Can Nick Clegg network democracy - a lesson from the epoch of Gordon Brown

As the British Coalition turns to the web to thy and crowd-source public engagement, a lesson from an earlier, failed experiment
Anthony Barnett
Anthony Barnett
2 July 2010

Nick Clegg's launch of the Your Freedom website yesterday was a signal as much as substance. This is dangerous. If it becomes just a symbol of Clegg's intent, then, however genuine and sincere he really is, it will end up feeding cynicism and looking like an excerise in spin. See Guy Aitchison's post yesterday which catches the balance well, and the comments which open out the issues.

To turn it into substance will mean being able to show that such a welcome exercise in crowd-sourcing public opinion actually leads to influential input into government policy. This will demand a lot of work, clout, authority and follow-through.

There is some history here. When Brown became Prime Minister he announced that there would be a new deliberative process undertaken on whether there should be a British statement of values that would feed into possible legislation on our "rights and responsibilities". Please don't just snort with derision - there is a big issue of national identity in the UK even if this is not the way to approach it.

What mattered was that Michael Wills, the then Minister in charge of the process, was convinced that parliament was in disrepute and that new ways had to be found to engage the public with politics (this was before the expenses scandals broke but the ethos of corruption in spirit and mind was evident, and privately he was angry about it). He was determined to create an independent deliberative body authorised by parliament to take some real decisions. This is a more radical idea than any so far proposed by the Coalition.

Slowly and predictably it was ground into the dust by Labour Ministers and the Civil Service, with Brown's consent. But I tried to help Wills. At the start I told him that if he was serious he should use the web. He was concerned that a web process would just be full of noise and bad-temper and that he wanted something constructive as well as democratic. I replied that if you had a problem with the web you should turn to the web to solve the problem. 

This led to the Networking Democracy project we hosted on OurKingdom, which opened with emails between Wills and me and then widened out into an exchange between real experts listed below. The issues are well set out and there is also a 160 page pdf that brings all the exchanges together in one document.

For me, if there was a simple, single lesson, it is that if you want a web consultation to work you must be clear beforehand what the outcome of the process will be. People do not mind contributing their grain of sand and having it rejected, provided they know how it will be counted and what process decides its weight and influence, if any.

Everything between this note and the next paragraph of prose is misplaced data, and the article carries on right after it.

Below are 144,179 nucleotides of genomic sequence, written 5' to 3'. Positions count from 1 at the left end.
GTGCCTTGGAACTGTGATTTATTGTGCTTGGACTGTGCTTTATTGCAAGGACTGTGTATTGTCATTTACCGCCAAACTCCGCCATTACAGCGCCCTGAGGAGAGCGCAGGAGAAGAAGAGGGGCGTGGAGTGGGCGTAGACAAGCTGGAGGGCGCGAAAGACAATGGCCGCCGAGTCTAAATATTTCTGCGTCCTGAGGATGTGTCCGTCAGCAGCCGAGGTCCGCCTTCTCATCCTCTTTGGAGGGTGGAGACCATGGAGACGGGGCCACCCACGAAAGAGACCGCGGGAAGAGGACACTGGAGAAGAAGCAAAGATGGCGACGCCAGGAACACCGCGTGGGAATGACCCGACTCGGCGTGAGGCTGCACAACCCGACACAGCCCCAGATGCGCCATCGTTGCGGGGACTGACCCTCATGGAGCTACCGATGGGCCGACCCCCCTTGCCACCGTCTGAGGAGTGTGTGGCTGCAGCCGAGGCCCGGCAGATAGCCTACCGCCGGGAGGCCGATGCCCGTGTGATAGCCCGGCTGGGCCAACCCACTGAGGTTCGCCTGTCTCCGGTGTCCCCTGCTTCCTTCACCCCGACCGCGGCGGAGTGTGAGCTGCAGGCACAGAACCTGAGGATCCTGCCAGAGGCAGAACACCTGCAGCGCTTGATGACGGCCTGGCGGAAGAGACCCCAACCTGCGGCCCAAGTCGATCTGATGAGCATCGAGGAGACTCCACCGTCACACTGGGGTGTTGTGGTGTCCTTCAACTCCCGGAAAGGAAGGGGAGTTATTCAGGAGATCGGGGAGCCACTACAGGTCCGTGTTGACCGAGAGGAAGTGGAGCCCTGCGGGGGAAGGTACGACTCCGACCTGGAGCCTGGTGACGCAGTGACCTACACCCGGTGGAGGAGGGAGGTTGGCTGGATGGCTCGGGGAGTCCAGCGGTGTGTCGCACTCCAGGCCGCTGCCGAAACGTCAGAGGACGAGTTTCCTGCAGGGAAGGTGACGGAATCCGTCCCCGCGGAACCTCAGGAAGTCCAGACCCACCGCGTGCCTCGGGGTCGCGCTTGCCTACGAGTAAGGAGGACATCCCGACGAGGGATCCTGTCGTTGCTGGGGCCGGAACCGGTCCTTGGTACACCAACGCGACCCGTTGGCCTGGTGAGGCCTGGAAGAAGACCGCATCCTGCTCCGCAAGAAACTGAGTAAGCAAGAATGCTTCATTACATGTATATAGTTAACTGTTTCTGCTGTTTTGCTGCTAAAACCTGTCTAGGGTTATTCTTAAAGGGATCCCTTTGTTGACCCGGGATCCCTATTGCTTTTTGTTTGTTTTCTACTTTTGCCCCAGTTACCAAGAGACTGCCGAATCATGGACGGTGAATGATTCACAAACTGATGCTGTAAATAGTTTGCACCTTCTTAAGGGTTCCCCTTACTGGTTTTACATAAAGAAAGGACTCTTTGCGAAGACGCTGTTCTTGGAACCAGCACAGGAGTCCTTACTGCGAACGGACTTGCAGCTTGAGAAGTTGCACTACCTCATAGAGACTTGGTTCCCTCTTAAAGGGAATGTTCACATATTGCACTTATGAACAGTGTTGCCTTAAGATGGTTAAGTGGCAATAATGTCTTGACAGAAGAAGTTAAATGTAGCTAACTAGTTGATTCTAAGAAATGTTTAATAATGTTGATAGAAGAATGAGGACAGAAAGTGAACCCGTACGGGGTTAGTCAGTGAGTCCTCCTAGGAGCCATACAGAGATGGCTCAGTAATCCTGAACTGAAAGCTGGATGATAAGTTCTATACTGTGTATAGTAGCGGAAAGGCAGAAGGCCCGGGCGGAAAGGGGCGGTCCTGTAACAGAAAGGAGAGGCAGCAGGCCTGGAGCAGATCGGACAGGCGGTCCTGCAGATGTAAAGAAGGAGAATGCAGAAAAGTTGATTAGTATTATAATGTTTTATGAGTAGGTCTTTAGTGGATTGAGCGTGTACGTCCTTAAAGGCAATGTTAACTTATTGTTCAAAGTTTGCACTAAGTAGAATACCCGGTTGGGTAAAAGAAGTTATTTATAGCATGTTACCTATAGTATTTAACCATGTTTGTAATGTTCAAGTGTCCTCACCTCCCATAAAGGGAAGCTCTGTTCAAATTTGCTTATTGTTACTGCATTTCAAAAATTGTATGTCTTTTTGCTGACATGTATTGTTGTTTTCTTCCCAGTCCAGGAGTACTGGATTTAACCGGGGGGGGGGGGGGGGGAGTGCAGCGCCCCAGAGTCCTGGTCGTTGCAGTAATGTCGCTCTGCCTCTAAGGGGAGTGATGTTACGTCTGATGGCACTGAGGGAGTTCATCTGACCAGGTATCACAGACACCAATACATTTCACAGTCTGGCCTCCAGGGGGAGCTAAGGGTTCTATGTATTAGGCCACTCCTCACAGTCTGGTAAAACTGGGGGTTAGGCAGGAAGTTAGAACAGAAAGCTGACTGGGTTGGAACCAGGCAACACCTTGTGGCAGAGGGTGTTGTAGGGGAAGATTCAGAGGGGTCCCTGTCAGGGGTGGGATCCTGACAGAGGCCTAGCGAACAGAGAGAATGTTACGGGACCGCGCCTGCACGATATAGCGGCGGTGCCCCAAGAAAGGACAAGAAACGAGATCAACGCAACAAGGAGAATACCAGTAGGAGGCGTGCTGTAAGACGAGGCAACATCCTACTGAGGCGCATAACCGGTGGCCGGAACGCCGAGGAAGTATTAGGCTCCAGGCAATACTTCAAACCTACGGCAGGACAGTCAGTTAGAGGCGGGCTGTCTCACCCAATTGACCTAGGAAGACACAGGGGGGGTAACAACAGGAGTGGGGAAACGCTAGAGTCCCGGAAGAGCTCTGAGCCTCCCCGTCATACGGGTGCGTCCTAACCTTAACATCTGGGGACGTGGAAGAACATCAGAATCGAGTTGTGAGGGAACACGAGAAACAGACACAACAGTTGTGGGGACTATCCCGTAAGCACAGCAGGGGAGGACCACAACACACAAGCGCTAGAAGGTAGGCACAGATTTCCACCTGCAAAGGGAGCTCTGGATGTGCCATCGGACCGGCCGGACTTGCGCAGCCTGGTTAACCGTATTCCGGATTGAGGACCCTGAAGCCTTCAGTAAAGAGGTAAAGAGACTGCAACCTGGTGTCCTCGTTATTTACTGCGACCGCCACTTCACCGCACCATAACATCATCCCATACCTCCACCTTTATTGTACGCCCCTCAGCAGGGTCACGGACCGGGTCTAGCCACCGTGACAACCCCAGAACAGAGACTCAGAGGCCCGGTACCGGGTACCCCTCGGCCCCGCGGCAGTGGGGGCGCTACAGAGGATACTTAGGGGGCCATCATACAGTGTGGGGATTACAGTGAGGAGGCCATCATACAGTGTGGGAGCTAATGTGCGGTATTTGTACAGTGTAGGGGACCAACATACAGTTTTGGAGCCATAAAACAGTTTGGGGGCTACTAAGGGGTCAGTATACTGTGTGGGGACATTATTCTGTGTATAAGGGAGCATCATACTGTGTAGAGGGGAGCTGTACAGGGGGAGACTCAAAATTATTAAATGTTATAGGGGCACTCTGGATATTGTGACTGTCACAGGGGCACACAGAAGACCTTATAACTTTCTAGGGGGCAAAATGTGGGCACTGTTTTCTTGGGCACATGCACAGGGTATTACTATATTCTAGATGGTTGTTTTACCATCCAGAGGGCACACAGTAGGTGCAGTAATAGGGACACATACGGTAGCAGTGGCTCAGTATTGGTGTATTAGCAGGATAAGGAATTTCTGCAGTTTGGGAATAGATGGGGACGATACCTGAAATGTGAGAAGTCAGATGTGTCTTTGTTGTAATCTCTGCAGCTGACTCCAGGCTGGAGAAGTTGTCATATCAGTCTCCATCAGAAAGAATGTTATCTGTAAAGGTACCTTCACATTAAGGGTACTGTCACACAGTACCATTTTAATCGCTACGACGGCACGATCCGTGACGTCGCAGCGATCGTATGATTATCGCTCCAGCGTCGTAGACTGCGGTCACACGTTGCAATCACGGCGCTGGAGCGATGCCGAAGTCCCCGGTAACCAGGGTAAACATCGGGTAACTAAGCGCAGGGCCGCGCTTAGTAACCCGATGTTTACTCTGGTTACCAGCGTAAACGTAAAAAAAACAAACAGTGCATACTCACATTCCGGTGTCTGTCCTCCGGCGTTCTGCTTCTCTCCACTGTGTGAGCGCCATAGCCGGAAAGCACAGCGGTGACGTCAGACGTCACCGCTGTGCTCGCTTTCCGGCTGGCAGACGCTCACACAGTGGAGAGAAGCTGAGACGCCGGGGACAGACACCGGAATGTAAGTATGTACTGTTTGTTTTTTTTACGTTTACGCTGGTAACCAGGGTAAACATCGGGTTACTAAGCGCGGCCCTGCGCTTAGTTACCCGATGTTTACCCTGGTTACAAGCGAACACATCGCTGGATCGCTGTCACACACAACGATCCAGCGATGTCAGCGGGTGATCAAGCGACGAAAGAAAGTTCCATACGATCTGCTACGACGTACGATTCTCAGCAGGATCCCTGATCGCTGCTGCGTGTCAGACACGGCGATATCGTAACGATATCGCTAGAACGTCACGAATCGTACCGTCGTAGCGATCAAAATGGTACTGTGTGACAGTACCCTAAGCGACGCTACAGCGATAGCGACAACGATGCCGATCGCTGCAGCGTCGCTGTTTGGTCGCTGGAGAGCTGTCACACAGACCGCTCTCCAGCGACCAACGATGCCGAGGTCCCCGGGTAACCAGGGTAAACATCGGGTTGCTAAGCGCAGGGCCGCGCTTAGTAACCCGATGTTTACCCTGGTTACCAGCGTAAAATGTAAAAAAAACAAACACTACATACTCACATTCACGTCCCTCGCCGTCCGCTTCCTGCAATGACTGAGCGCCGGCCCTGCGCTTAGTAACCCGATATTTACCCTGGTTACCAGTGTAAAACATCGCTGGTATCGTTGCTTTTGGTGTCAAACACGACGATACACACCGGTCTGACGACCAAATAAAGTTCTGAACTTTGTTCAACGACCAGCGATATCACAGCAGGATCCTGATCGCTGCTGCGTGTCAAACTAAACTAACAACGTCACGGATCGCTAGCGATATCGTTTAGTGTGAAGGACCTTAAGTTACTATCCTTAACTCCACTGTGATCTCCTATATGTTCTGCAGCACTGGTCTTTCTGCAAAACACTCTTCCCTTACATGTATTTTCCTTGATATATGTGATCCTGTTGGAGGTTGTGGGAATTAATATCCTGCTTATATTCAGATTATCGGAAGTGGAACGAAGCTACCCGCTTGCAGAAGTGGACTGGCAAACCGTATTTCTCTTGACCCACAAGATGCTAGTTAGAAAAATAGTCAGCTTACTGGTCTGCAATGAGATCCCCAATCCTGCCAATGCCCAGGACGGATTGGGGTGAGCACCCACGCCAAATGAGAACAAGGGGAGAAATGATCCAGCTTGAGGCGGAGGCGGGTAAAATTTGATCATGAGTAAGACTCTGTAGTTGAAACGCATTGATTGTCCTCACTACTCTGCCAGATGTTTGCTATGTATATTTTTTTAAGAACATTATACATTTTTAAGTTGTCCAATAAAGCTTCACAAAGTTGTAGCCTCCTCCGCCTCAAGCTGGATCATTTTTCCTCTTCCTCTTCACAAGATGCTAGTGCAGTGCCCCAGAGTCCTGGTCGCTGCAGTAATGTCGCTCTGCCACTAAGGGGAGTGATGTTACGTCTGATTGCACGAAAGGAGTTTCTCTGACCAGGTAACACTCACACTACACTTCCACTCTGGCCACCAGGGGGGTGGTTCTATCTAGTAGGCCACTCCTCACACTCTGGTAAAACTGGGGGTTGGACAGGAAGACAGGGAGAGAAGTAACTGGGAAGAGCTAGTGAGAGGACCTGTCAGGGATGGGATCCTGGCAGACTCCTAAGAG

The civil servants didn't believe in any of this. Tony Curzon Price who witnessed one of the meetings was very funny about them. They let it happen, sure that it would end up as an irrelevance. There is an air of this about Clegg's venture already. (Who fed him the story about it being illegal not to report grey squirrels and made him clown-up the whole idea?)

What is at stake here is the relationship between citizens and the state. If you play around with this, are not clear and do not deliver, then pretty quickly you add to the disrepute of politics and parliament.

I am not saying this will happen to Clegg's initiative, though I don't think it should have been pushed out in isolation from the other promised reforms. I'm saying hard work and follow-through are essential to prevent this. I liked the way that Clegg embraces what he calls the "unruly" nature of democracy. What will be needed in response is an open-minded, experimental approach, that does not feel injured by failure and goes on trying. Behind this, as he is aware, is a challenge to the whole historic edifice of sovereignty in the United Kingdom and whether it should be modernised and updated (David Cameron) or replaced.

The experts who took part in Networking Democracy were (with their affiliations at the time):

  • Bill Thompson, BBC freelancer
  • David Newman, Queens University Belfast
  • Michele Smyth, Queens University Belfast 
  • David Wilcox,
  • Ella Taylor-Smith, ITC, Napier
  • Georgina Henry, CIF, the Guardian
  • Helen Margetts, Oxford Internet Institute
  • Alice Casey, involve,
  • Ross Ferguson, Dog Digital
  • Solana Larsen, Global  Voices
  • Steve Clift,
  • Tom Steinberg, mysociety
  • Andrew Williamson, Hansard Society
  • Paul Hilder, Avaaz 
  • Tony Curzon Price, openDemocracy
  • Jonathan Zittrain , Oxford Internet Institute (observer)
  • Suw Charman, ORG
  • Anthony Barnett, openDemocracy
  • Jon Bright, openDemocracy (moderator)
  • Elspeth Rainbow, Justice
  • Michael Wills, Justice
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